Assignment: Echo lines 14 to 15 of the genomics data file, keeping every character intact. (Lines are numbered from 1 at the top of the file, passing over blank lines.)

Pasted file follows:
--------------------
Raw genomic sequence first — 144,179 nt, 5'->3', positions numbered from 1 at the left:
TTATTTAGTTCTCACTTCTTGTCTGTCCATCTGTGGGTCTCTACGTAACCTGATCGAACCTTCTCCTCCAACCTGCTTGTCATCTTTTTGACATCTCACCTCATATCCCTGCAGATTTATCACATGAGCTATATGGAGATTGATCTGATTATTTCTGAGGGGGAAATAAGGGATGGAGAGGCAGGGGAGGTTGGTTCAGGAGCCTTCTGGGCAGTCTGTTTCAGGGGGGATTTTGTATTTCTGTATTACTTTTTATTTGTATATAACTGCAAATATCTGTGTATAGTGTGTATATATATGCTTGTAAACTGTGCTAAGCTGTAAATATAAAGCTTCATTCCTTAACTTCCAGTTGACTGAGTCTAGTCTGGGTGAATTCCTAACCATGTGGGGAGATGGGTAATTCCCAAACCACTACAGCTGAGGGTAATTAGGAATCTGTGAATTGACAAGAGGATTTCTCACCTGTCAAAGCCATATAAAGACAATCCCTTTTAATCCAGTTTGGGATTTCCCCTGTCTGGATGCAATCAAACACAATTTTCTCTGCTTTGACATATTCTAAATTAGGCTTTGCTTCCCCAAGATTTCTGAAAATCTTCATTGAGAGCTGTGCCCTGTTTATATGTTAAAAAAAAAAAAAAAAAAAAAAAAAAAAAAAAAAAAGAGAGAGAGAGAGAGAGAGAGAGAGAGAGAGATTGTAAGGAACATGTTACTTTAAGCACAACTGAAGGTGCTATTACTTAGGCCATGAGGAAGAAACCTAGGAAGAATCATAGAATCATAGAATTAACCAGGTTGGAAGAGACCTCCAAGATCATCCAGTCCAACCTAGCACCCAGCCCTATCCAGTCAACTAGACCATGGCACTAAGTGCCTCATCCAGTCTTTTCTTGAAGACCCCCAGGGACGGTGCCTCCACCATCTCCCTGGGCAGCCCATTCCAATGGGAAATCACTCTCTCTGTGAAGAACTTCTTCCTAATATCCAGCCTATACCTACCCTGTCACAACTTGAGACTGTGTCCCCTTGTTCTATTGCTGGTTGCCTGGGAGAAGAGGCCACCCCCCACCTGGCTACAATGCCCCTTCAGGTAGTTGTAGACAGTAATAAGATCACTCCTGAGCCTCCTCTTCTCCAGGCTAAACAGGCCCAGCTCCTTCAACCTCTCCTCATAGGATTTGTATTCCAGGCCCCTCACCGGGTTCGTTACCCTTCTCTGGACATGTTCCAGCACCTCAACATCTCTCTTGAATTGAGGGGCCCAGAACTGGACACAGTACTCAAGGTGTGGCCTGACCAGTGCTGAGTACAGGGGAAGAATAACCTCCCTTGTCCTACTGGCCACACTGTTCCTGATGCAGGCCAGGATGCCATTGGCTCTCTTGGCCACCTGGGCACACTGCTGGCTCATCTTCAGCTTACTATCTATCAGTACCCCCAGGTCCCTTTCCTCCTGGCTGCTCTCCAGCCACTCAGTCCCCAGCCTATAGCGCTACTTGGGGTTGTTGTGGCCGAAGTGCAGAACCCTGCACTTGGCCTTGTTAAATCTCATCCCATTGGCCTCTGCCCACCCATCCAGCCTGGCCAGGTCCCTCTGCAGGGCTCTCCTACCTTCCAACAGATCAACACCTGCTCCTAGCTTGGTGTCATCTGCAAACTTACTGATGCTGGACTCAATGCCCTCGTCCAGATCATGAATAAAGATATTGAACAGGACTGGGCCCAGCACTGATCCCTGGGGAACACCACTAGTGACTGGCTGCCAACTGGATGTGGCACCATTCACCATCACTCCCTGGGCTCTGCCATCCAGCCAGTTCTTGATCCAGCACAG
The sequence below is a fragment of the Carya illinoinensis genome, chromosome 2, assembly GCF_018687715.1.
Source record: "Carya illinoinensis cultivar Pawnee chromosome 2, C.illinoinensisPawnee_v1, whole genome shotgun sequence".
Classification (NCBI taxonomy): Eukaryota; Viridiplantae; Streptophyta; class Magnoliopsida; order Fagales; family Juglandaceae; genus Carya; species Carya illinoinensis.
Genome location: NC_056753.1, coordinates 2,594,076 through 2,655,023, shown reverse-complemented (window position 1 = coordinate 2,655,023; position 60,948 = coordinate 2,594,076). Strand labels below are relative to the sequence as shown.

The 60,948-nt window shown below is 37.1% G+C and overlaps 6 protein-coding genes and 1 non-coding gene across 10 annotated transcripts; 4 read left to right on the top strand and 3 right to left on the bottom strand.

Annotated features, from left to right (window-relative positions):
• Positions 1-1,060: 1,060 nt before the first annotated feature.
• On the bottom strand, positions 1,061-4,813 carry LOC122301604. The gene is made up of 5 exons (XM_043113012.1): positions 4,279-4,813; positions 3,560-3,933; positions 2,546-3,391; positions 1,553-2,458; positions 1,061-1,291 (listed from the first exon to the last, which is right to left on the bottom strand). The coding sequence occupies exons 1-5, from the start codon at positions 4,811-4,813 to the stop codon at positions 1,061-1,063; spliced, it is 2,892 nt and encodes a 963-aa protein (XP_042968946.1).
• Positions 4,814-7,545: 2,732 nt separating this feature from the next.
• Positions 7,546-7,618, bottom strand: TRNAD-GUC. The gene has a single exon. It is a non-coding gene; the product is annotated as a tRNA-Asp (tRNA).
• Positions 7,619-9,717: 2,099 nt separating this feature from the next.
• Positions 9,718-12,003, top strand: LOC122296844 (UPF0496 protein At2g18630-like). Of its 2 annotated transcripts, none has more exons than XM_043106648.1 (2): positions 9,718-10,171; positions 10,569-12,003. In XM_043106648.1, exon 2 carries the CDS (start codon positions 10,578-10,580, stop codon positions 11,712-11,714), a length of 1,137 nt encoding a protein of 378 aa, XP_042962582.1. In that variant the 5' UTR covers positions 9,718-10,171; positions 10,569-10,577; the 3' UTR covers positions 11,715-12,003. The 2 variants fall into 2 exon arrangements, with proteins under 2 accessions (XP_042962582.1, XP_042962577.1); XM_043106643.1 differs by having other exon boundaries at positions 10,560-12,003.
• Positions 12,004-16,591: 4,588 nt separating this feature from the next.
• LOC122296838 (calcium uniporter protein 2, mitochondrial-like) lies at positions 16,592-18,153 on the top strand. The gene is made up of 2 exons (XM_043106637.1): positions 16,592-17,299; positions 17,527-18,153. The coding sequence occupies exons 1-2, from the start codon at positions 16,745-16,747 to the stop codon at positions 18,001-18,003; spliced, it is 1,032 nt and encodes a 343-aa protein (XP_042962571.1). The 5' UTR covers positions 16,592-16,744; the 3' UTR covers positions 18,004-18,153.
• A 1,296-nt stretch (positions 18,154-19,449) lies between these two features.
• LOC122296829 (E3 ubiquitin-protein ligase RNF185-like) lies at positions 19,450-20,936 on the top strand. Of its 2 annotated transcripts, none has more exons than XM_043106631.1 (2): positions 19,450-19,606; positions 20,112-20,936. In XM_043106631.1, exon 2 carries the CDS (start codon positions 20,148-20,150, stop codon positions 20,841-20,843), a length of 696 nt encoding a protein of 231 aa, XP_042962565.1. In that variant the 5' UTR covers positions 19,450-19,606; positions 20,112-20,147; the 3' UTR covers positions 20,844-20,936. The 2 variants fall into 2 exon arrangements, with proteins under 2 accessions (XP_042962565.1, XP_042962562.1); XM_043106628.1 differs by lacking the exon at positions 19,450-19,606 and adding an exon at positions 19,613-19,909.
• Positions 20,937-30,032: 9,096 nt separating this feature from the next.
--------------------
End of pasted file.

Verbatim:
• Positions 9,718-12,003, top strand: LOC122296844 (UPF0496 protein At2g18630-like). Of its 2 annotated transcripts, none has more exons than XM_043106648.1 (2): positions 9,718-10,171; positions 10,569-12,003. In XM_043106648.1, exon 2 carries the CDS (start codon positions 10,578-10,580, stop codon positions 11,712-11,714), a length of 1,137 nt encoding a protein of 378 aa, XP_042962582.1. In that variant the 5' UTR covers positions 9,718-10,171; positions 10,569-10,577; the 3' UTR covers positions 11,715-12,003. The 2 variants fall into 2 exon arrangements, with proteins under 2 accessions (XP_042962582.1, XP_042962577.1); XM_043106643.1 differs by having other exon boundaries at positions 10,560-12,003.
• Positions 12,004-16,591: 4,588 nt separating this feature from the next.